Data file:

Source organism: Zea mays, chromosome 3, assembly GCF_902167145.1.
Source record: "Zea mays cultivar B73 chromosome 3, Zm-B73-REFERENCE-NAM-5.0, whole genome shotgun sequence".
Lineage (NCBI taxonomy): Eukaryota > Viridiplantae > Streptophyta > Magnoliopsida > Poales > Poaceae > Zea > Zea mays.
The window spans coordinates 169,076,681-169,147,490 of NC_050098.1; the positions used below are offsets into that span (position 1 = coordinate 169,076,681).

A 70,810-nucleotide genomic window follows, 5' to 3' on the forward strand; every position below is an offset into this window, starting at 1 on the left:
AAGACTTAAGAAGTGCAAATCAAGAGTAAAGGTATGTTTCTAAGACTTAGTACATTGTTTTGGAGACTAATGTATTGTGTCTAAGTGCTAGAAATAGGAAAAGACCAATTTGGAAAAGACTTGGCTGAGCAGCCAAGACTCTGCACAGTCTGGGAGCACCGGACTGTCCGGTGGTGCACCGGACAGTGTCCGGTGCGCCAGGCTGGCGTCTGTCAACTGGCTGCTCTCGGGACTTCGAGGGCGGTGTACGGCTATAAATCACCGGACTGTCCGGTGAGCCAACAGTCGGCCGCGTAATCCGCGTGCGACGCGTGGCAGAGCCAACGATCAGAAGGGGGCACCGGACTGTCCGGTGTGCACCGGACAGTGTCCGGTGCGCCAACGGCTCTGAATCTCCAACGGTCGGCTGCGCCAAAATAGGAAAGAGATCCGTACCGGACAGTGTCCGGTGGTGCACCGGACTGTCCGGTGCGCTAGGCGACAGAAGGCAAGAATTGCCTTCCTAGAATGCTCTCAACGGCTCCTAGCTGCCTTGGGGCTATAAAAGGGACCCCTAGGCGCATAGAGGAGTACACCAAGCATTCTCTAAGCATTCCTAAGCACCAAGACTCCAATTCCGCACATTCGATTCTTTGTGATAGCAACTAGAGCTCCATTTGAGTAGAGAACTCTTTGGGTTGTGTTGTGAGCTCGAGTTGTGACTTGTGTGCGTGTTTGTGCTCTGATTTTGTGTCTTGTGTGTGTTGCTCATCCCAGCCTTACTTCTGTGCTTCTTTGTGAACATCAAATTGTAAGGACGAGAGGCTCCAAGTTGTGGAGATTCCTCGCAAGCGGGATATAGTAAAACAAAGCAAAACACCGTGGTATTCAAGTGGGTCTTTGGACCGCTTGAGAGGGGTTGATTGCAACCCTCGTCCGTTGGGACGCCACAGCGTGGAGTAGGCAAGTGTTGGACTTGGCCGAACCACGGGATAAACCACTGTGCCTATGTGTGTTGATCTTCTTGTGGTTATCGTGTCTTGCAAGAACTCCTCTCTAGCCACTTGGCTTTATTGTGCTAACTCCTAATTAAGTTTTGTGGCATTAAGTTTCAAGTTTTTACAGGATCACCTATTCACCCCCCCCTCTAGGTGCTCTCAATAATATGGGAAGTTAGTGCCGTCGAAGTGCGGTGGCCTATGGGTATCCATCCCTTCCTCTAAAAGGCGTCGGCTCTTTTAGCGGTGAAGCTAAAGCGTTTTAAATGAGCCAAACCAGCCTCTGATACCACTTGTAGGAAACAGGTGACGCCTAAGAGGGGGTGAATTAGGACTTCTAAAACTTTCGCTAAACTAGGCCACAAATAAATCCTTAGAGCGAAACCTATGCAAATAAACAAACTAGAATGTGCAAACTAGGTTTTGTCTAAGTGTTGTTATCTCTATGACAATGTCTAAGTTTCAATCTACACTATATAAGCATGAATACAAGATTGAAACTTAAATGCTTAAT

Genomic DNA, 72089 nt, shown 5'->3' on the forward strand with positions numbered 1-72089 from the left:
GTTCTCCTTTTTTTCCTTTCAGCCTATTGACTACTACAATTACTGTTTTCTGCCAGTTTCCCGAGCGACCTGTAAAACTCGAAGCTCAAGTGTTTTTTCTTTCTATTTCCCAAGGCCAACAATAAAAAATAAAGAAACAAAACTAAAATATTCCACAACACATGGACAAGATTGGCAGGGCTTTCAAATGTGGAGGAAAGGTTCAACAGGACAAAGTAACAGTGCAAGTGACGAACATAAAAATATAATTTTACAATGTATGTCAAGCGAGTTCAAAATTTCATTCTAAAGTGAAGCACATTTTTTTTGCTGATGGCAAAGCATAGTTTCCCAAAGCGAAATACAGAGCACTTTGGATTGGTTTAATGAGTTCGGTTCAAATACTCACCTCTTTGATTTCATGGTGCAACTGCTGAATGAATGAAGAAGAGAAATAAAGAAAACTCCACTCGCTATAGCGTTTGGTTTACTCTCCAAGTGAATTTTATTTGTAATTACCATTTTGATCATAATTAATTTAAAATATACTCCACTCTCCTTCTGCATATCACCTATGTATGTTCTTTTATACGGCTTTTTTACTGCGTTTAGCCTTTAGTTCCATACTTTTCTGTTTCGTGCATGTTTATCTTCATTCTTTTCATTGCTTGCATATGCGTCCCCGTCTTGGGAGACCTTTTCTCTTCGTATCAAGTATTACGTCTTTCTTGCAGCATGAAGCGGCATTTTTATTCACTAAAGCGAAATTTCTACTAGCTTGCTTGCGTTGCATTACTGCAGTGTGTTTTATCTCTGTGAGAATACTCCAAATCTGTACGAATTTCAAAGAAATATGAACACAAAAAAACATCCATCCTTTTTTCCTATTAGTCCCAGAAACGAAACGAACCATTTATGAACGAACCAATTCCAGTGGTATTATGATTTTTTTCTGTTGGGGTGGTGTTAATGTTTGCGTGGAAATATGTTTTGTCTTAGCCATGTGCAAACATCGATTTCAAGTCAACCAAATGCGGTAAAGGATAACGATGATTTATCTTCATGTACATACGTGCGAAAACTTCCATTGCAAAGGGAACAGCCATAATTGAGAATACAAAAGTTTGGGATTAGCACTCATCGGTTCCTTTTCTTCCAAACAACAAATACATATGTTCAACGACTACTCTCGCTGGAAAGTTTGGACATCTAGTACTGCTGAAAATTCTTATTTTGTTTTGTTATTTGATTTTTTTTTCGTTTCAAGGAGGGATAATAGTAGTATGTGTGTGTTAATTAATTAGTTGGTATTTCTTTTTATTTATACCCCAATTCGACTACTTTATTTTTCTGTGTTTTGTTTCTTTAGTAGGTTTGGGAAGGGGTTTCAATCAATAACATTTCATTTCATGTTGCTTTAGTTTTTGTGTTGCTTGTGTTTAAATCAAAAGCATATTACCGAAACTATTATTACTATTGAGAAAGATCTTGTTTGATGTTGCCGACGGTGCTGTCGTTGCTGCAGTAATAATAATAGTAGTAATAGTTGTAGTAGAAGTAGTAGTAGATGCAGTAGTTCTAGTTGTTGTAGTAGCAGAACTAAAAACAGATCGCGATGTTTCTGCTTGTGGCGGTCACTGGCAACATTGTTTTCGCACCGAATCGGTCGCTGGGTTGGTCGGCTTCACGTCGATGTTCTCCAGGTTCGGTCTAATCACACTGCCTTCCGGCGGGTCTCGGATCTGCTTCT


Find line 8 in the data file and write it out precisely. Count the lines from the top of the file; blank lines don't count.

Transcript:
GTTCTCCTTTTTTTCCTTTCAGCCTATTGACTACTACAATTACTGTTTTCTGCCAGTTTCCCGAGCGACCTGTAAAACTCGAAGCTCAAGTGTTTTTTCTTTCTATTTCCCAAGGCCAACAATAAAAAATAAAGAAACAAAACTAAAATATTCCACAACACATGGACAAGATTGGCAGGGCTTTCAAATGTGGAGGAAAGGTTCAACAGGACAAAGTAACAGTGCAAGTGACGAACATAAAAATATAATTTTACAATGTATGTCAAGCGAGTTCAAAATTTCATTCTAAAGTGAAGCACATTTTTTTTGCTGATGGCAAAGCATAGTTTCCCAAAGCGAAATACAGAGCACTTTGGATTGGTTTAATGAGTTCGGTTCAAATACTCACCTCTTTGATTTCATGGTGCAACTGCTGAATGAATGAAGAAGAGAAATAAAGAAAACTCCACTCGCTATAGCGTTTGGTTTACTCTCCAAGTGAATTTTATTTGTAATTACCATTTTGATCATAATTAATTTAAAATATACTCCACTCTCCTTCTGCATATCACCTATGTATGTTCTTTTATACGGCTTTTTTACTGCGTTTAGCCTTTAGTTCCATACTTTTCTGTTTCGTGCATGTTTATCTTCATTCTTTTCATTGCTTGCATATGCGTCCCCGTCTTGGGAGACCTTTTCTCTTCGTATCAAGTATTACGTCTTTCTTGCAGCATGAAGCGGCATTTTTATTCACTAAAGCGAAATTTCTACTAGCTTGCTTGCGTTGCATTACTGCAGTGTGTTTTATCTCTGTGAGAATACTCCAAATCTGTACGAATTTCAAAGAAATATGAACACAAAAAAACATCCATCCTTTTTTCCTATTAGTCCCAGAAACGAAACGAACCATTTATGAACGAACCAATTCCAGTGGTATTATGATTTTTTTCTGTTGGGGTGGTGTTAATGTTTGCGTGGAAATATGTTTTGTCTTAGCCATGTGCAAACATCGATTTCAAGTCAACCAAATGCGGTAAAGGATAACGATGATTTATCTTCATGTACATACGTGCGAAAACTTCCATTGCAAAGGGAACAGCCATAATTGAGAATACAAAAGTTTGGGATTAGCACTCATCGGTTCCTTTTCTTCCAAACAACAAATACATATGTTCAACGACTACTCTCGCTGGAAAGTTTGGACATCTAGTACTGCTGAAAATTCTTATTTTGTTTTGTTATTTGATTTTTTTTTCGTTTCAAGGAGGGATAATAGTAGTATGTGTGTGTTAATTAATTAGTTGGTATTTCTTTTTATTTATACCCCAATTCGACTACTTTATTTTTCTGTGTTTTGTTTCTTTAGTAGGTTTGGGAAGGGGTTTCAATCAATAACATTTCATTTCATGTTGCTTTAGTTTTTGTGTTGCTTGTGTTTAAATCAAAAGCATATTACCGAAACTATTATTACTATTGAGAAAGATCTTGTTTGATGTTGCCGACGGTGCTGTCGTTGCTGCAGTAATAATAATAGTAGTAATAGTTGTAGTAGAAGTAGTAGTAGATGCAGTAGTTCTAGTTGTTGTAGTAGCAGAACTAAAAACAGATCGCGATGTTTCTGCTTGTGGCGGTCACTGGCAACATTGTTTTCGCACCGAATCGGTCGCTGGGTTGGTCGGCTTCACGTCGATGTTCTCCAGGTTCGGTCTAATCACACTGCCTTCCGGCGGGTCTCGGATCTGCTTCT